Elsie at the World's Fair by Martha Finley
"Annis, dear, my ain love, my bonny lass," Mr. Lilburn said, when at last he could get a moment's private chat with her, "why condemn me to wait longer for my sweet young wife? Is it that you fear to trust your happiness to my keeping?"
"Oh, no, not that," she replied, casting down her eyes, and half turning away her face to hide the vivid blush that mantled her cheek; "but you hardly know yet, hardly understand, what a risk you run in asking me to share your life."
"Ah," he said, "my only fear is that you may be disappointed in me; and yet if so, it shall not be for lack of love and tenderest care, for to me it seems that no dearer, sweeter lass ever trod this earth."
"Ah, you don't know me!" she repeated, with a slight smile. "I am not afraid to trust you, and yet I think it would be better for us to wait a little and enjoy the days of courtship. One reason why I would defer matters is that we will never again have an opportunity to see this wonderful Fair, and I have seen but little of it yet; also I would not willingly miss spending as much time as possible with my dear brother and sisters whom I am about to leave for a home with you, and I must make some preparation in the matter of dress too."
"Ah, well, my bonny lass, 'if a woman will, she will you may depend on't, and if she won't, she won't and there's an end on't.' So I'll even give up to you, comforting mysel' that ye'll be mine at last; and that in the mean time I shall have your dear companionship while together we explore the streets and buildings of this wonderful White City."
At that moment others came upon the scene and put an end to the private talk.
The next two weeks were those of delightful experience to all our friends, to Annis in particular, spent in visits to that beautiful Court of Honor, and to various interesting exhibits to be found in other parts of the Fair, with an occasional change of scene and occupation by a shopping excursion to Chicago in search of wedding finery.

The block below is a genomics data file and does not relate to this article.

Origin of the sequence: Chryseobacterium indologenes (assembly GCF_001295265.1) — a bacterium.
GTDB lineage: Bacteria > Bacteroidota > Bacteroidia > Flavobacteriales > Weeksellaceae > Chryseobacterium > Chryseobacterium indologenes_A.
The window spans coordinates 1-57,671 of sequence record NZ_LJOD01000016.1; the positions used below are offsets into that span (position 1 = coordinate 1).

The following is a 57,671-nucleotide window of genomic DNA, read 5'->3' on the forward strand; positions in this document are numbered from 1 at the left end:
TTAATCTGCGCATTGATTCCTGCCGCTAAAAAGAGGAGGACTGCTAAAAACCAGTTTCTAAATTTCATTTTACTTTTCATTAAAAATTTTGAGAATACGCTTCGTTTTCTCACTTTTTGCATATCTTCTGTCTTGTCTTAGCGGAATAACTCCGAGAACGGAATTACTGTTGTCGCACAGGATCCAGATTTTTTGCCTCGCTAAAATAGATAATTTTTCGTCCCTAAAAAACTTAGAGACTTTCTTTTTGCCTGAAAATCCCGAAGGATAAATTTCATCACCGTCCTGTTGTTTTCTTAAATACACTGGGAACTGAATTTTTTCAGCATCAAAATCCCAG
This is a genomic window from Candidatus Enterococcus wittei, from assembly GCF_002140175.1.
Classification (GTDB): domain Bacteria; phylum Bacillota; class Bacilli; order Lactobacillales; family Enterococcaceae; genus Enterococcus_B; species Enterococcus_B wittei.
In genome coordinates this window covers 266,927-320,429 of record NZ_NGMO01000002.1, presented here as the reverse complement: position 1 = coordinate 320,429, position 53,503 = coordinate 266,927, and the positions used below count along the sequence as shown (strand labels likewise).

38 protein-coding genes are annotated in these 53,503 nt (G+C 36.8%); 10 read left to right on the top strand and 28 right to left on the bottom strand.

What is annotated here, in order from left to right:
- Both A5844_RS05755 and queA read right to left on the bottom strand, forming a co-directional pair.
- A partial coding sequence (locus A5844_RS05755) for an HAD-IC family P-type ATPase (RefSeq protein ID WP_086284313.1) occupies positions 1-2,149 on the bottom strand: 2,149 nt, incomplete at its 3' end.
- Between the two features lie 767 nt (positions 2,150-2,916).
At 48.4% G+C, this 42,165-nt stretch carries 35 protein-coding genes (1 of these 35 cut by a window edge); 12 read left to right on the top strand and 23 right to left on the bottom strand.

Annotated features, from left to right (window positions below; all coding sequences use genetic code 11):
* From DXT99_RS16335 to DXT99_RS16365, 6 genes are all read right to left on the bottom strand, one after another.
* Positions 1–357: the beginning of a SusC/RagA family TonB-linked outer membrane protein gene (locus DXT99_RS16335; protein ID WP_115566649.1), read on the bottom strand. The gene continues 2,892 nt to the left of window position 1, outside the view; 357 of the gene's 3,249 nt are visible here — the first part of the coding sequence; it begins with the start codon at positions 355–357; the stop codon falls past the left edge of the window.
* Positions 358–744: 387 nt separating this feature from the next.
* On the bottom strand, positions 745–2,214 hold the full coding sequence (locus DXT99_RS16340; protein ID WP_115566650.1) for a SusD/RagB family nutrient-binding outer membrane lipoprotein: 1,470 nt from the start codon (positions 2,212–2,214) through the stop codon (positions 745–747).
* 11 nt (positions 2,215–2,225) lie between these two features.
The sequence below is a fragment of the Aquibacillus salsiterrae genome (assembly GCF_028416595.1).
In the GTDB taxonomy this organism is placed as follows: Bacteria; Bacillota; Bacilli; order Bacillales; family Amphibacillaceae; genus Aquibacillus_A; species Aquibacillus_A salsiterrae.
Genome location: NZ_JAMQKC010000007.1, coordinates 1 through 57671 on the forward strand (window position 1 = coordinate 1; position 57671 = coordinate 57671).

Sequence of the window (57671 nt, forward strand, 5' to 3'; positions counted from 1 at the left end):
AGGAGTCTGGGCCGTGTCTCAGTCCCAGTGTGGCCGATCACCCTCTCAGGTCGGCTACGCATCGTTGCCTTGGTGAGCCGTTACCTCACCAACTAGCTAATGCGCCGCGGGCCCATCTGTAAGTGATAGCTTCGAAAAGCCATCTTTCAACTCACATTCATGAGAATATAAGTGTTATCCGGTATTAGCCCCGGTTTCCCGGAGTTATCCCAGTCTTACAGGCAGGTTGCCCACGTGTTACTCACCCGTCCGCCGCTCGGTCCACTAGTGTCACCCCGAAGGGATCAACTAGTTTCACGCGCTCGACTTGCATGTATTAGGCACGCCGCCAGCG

She would not allow herself to anticipate the pain of the partings from the dear brothers and sisters, nieces and nephews, that lay before her, but gave herself up to the enjoyment of the present; in especial of the intercourse with him who was the chosen companion of her future life on earth.
The yacht could not furnish night accommodations for all, but usually all the relatives and friends gathered about its supper table and afterward spent an hour or more upon its deck in rest that was particularly enjoyable after the day's exertion, and in cheerful chat over their varied experiences since separating in the morning; for they were now much too large a company to keep together in their wanderings in and about the White City.
But the time approached when they must separate. The trousseau--with the exception of such articles as it was considered more desirable to purchase in New York or Philadelphia--was ready, all the arrangements for the wedding feast had been made, and but a day or two intervened between that and the one which was to see Annis become a bride and set out upon her wedding tour.
The evening meal was over, and leaving the table they assembled upon the deck.
"Has anyone seen the evening paper or the morning one either?" asked Mr. Dinsmore, addressing his query to the company in general.
"Yes, sir; I have," answered Harold. "There has been an awful railroad collision, one section of the train running into another; a good many killed; one lady meeting with a most terrible fate," he added with emotion, "but she was an earnest, active Christian worker, and no doubt is now rejoicing before the throne of God."
"But oh, couldn't they have saved her?" asked his mother, in tones tremulous with feeling. "How was it? what was the difficulty?"
"The car was crushed and broken, her limbs caught between broken timbers in such a way that it was impossible to free her in season to prevent the flames--for the car was on fire--from burning her to death. The upper part of her body was free, and she close to a window, so that she could speak to the gathered crowd who, though greatly distressed by the sight of her agony, were powerless to help her. She sent messages to her dear ones and her Sunday-school class and died like a martyr."